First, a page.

Even worse, adding too much chemical fertilizer can damage your plants. Excess nitrogen fertilizer makes plants grow leaves and vines fast, and stop growing flowers, fruit, or roots. Say goodbye to your tomatoes and carrots! Excess phosphorus can make plants’ leaves turn yellow from a syndrome named chlorosis, so they can’t photosynthesize well.
Before you fertilize your plants—preferably before you plant your garden—get your soil tested. For just $10 to $20, you can get tests from your local agricultural extension offices that will tell you what levels of nutrients you have in your soil, and how to correct any deficiencies.
In the meantime, the best thing you can do to make sure that your plants stay healthy is to add compost to your garden. Compost is a mix of decayed plant matter, sometimes mixed with aged manure. You can add it to garden soil, or use it as a mulch or “side-dressing” by simply piling an inch or two of compost on the ground near your plants. Don’t bury your plants’ stems, though, or you’ll invite soil insects to your plants for lunch.
After you get your soil test results back, consider using a slow-release granular fertilizer that gradually dissolves instead of a powder. Popular brands like Osmocote can feed your plants for the whole growing season.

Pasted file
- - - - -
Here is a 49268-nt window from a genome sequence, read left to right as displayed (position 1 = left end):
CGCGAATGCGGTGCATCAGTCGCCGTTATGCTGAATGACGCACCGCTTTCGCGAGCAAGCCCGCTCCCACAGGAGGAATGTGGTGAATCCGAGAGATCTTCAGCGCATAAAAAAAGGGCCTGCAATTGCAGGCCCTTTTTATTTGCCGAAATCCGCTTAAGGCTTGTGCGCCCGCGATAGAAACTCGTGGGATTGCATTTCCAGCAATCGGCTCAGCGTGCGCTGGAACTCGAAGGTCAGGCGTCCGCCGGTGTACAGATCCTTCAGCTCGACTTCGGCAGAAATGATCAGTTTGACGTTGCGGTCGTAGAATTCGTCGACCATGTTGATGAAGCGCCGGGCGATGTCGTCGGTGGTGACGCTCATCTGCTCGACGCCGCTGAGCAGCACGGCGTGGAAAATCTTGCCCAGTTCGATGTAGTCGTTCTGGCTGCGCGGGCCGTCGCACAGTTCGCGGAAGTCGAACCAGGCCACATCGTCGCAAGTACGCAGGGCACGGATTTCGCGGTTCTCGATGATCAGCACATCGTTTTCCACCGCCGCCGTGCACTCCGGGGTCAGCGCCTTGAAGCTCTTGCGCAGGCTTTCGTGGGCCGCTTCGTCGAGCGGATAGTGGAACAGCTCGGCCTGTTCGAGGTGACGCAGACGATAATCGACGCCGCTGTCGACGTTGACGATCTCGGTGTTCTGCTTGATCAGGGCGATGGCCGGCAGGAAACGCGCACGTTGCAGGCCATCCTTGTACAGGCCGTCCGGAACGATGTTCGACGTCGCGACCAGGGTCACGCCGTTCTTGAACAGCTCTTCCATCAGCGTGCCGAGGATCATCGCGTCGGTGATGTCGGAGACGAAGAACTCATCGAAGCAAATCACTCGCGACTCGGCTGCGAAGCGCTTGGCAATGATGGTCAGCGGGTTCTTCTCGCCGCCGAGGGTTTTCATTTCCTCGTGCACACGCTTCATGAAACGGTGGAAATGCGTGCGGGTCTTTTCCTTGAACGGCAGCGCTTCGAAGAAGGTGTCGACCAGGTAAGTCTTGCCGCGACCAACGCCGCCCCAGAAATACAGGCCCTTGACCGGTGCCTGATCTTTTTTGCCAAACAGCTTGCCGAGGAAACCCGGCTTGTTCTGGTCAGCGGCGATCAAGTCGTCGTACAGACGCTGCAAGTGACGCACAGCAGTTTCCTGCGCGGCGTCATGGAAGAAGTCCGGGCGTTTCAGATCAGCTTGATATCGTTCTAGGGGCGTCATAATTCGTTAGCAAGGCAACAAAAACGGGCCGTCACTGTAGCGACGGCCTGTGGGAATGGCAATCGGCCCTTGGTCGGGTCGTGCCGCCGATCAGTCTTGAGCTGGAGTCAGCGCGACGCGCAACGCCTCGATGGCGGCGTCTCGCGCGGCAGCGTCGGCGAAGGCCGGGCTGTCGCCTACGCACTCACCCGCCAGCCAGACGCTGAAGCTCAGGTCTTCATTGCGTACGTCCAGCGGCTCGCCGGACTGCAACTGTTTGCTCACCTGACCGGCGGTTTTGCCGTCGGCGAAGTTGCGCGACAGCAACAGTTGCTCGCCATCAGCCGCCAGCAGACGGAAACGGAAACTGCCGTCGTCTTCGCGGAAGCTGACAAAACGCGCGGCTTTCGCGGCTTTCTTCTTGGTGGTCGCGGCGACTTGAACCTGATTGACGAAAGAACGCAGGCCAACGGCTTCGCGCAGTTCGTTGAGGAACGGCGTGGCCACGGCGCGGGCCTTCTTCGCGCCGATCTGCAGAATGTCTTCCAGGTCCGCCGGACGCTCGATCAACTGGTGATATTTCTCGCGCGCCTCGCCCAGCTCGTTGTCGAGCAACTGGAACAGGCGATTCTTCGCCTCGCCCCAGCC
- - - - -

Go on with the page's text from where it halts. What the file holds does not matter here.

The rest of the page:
8. Eliminate the competition
Now that all your seeds and plants are in the ground, you may be tempted to stop weeding. Don’t! In the midsummer, when many U.S. gardens get upwards of 16 hours of sunlight a day, little baby weeds can grow to giant, garden-strangling monsters in a week. They will suck water away from your beloved vegetables, shade out their leaves, and spread diseases to your precious garden plants.
If your weeds are still small, you can cut the leaves off from their roots with a Japanese hand hoe or a sturdy garden hoe. If you’ve let a little time go by and you need to get rid of an established plant with sturdy roots, a CobraHead weeder will help you hook under the plant and use leverage to yank it out of the ground.